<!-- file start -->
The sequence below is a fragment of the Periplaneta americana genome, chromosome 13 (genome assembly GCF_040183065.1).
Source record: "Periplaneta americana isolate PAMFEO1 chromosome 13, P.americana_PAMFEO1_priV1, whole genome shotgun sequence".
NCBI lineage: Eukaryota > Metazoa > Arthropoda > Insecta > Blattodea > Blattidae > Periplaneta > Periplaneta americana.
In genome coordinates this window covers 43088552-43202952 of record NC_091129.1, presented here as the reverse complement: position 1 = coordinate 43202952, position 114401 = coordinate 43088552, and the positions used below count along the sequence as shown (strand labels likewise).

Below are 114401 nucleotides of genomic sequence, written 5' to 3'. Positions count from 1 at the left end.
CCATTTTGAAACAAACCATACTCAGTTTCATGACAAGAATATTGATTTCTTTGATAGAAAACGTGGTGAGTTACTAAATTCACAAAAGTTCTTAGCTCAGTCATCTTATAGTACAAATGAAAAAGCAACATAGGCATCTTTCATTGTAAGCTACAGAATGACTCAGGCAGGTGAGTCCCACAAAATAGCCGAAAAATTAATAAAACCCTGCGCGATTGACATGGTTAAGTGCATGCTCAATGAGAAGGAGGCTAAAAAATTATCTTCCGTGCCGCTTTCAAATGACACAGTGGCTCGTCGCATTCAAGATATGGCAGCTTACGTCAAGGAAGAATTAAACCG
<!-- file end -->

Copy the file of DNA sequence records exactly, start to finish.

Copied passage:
The sequence below is a fragment of the Periplaneta americana genome, chromosome 13 (genome assembly GCF_040183065.1).
Source record: "Periplaneta americana isolate PAMFEO1 chromosome 13, P.americana_PAMFEO1_priV1, whole genome shotgun sequence".
NCBI lineage: Eukaryota > Metazoa > Arthropoda > Insecta > Blattodea > Blattidae > Periplaneta > Periplaneta americana.
In genome coordinates this window covers 43088552-43202952 of record NC_091129.1, presented here as the reverse complement: position 1 = coordinate 43202952, position 114401 = coordinate 43088552, and the positions used below count along the sequence as shown (strand labels likewise).

Below are 114401 nucleotides of genomic sequence, written 5' to 3'. Positions count from 1 at the left end.
CCATTTTGAAACAAACCATACTCAGTTTCATGACAAGAATATTGATTTCTTTGATAGAAAACGTGGTGAGTTACTAAATTCACAAAAGTTCTTAGCTCAGTCATCTTATAGTACAAATGAAAAAGCAACATAGGCATCTTTCATTGTAAGCTACAGAATGACTCAGGCAGGTGAGTCCCACAAAATAGCCGAAAAATTAATAAAACCCTGCGCGATTGACATGGTTAAGTGCATGCTCAATGAGAAGGAGGCTAAAAAATTATCTTCCGTGCCGCTTTCAAATGACACAGTGGCTCGTCGCATTCAAGATATGGCAGCTTACGTCAAGGAAGAATTAAACCG